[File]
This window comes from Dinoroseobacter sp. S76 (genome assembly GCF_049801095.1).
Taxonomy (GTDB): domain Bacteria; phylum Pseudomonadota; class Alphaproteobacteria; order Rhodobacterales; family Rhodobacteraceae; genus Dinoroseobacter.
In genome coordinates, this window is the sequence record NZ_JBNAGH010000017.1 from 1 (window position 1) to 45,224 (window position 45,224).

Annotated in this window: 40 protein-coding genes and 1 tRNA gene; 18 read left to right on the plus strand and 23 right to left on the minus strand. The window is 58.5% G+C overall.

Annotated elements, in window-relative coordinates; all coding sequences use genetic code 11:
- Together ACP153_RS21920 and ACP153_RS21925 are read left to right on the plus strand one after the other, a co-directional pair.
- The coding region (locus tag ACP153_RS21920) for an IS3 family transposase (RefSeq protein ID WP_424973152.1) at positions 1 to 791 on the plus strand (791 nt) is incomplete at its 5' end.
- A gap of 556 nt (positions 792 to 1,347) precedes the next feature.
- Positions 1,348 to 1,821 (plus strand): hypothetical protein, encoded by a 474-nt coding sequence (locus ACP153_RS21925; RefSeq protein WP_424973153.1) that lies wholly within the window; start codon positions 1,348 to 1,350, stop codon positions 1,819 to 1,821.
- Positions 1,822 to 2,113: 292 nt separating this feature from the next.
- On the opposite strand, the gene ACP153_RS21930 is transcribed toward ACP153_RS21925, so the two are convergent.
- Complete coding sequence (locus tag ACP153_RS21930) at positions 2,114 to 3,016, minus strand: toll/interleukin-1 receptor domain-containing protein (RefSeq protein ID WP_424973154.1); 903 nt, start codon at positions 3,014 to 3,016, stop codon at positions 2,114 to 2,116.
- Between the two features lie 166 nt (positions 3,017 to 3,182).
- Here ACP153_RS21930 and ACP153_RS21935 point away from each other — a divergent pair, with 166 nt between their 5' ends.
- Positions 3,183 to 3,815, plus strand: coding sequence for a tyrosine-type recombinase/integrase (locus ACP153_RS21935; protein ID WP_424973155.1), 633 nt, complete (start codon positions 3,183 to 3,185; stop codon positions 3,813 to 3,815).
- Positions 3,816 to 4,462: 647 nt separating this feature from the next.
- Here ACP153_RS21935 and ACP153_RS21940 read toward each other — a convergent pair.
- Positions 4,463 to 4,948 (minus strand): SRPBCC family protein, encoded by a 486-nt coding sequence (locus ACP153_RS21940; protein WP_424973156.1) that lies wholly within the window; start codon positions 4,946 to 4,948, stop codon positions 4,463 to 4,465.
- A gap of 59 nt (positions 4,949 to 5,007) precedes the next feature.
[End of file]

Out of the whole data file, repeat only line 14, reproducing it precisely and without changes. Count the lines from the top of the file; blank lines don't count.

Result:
- Here ACP153_RS21930 and ACP153_RS21935 point away from each other — a divergent pair, with 166 nt between their 5' ends.